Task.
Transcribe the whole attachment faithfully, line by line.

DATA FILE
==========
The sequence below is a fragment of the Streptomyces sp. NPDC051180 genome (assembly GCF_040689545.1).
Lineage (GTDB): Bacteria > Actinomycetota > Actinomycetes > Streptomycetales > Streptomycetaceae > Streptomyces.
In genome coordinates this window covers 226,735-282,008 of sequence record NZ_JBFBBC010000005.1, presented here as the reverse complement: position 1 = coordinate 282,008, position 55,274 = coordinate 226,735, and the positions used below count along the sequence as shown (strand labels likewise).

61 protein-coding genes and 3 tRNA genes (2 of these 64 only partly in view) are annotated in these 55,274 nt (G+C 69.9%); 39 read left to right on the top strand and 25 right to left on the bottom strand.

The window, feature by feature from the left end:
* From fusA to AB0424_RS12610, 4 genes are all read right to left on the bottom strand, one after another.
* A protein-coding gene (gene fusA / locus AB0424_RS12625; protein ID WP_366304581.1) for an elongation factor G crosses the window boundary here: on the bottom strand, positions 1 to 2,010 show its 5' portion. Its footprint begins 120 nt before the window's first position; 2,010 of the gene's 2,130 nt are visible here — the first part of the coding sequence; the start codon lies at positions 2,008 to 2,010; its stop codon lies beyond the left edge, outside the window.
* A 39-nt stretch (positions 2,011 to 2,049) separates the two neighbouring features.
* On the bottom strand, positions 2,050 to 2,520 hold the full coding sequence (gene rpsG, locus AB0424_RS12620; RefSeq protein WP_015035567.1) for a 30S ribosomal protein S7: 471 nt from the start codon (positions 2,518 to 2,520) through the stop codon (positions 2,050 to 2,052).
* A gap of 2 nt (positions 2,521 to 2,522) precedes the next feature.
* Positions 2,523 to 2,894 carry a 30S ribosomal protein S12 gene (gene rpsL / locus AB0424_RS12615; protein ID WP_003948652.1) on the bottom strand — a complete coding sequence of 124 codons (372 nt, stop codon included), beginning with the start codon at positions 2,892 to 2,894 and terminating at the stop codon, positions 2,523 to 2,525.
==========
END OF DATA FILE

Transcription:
The sequence below is a fragment of the Streptomyces sp. NPDC051180 genome (assembly GCF_040689545.1).
Lineage (GTDB): Bacteria > Actinomycetota > Actinomycetes > Streptomycetales > Streptomycetaceae > Streptomyces.
In genome coordinates this window covers 226,735-282,008 of sequence record NZ_JBFBBC010000005.1, presented here as the reverse complement: position 1 = coordinate 282,008, position 55,274 = coordinate 226,735, and the positions used below count along the sequence as shown (strand labels likewise).

61 protein-coding genes and 3 tRNA genes (2 of these 64 only partly in view) are annotated in these 55,274 nt (G+C 69.9%); 39 read left to right on the top strand and 25 right to left on the bottom strand.

The window, feature by feature from the left end:
* From fusA to AB0424_RS12610, 4 genes are all read right to left on the bottom strand, one after another.
* A protein-coding gene (gene fusA / locus AB0424_RS12625; protein ID WP_366304581.1) for an elongation factor G crosses the window boundary here: on the bottom strand, positions 1 to 2,010 show its 5' portion. Its footprint begins 120 nt before the window's first position; 2,010 of the gene's 2,130 nt are visible here — the first part of the coding sequence; the start codon lies at positions 2,008 to 2,010; its stop codon lies beyond the left edge, outside the window.
* A 39-nt stretch (positions 2,011 to 2,049) separates the two neighbouring features.
* On the bottom strand, positions 2,050 to 2,520 hold the full coding sequence (gene rpsG, locus AB0424_RS12620; RefSeq protein WP_015035567.1) for a 30S ribosomal protein S7: 471 nt from the start codon (positions 2,518 to 2,520) through the stop codon (positions 2,050 to 2,052).
* A gap of 2 nt (positions 2,521 to 2,522) precedes the next feature.
* Positions 2,523 to 2,894 carry a 30S ribosomal protein S12 gene (gene rpsL / locus AB0424_RS12615; protein ID WP_003948652.1) on the bottom strand — a complete coding sequence of 124 codons (372 nt, stop codon included), beginning with the start codon at positions 2,892 to 2,894 and terminating at the stop codon, positions 2,523 to 2,525.